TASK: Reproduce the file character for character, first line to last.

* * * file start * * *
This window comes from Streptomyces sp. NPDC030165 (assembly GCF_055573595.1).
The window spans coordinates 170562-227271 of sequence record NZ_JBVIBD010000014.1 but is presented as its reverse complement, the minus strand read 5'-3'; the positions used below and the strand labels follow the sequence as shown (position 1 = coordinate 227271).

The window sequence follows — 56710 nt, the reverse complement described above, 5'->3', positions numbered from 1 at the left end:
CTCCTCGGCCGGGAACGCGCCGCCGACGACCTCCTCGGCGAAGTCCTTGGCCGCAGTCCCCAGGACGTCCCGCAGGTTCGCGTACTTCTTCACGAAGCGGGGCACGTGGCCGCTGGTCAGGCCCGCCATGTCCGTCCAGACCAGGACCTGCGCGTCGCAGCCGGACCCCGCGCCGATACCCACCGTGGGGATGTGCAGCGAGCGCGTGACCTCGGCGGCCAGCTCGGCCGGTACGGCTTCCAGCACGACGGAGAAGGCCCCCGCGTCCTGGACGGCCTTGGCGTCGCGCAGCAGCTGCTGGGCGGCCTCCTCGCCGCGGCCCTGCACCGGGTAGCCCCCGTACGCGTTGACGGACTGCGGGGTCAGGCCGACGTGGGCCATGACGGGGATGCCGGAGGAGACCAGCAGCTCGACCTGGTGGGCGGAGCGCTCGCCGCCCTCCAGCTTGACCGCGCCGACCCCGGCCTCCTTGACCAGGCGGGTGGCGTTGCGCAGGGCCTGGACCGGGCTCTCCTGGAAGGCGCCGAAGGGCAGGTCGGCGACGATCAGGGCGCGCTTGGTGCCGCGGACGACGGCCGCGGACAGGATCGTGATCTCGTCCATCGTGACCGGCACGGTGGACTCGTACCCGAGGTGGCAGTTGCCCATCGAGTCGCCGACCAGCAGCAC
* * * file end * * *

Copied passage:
This window comes from Streptomyces sp. NPDC030165 (assembly GCF_055573595.1).
The window spans coordinates 170562-227271 of sequence record NZ_JBVIBD010000014.1 but is presented as its reverse complement, the minus strand read 5'-3'; the positions used below and the strand labels follow the sequence as shown (position 1 = coordinate 227271).

The window sequence follows — 56710 nt, the reverse complement described above, 5'->3', positions numbered from 1 at the left end:
CTCCTCGGCCGGGAACGCGCCGCCGACGACCTCCTCGGCGAAGTCCTTGGCCGCAGTCCCCAGGACGTCCCGCAGGTTCGCGTACTTCTTCACGAAGCGGGGCACGTGGCCGCTGGTCAGGCCCGCCATGTCCGTCCAGACCAGGACCTGCGCGTCGCAGCCGGACCCCGCGCCGATACCCACCGTGGGGATGTGCAGCGAGCGCGTGACCTCGGCGGCCAGCTCGGCCGGTACGGCTTCCAGCACGACGGAGAAGGCCCCCGCGTCCTGGACGGCCTTGGCGTCGCGCAGCAGCTGCTGGGCGGCCTCCTCGCCGCGGCCCTGCACCGGGTAGCCCCCGTACGCGTTGACGGACTGCGGGGTCAGGCCGACGTGGGCCATGACGGGGATGCCGGAGGAGACCAGCAGCTCGACCTGGTGGGCGGAGCGCTCGCCGCCCTCCAGCTTGACCGCGCCGACCCCGGCCTCCTTGACCAGGCGGGTGGCGTTGCGCAGGGCCTGGACCGGGCTCTCCTGGAAGGCGCCGAAGGGCAGGTCGGCGACGATCAGGGCGCGCTTGGTGCCGCGGACGACGGCCGCGGACAGGATCGTGATCTCGTCCATCGTGACCGGCACGGTGGACTCGTACCCGAGGTGGCAGTTGCCCATCGAGTCGCCGACCAGCAGCAC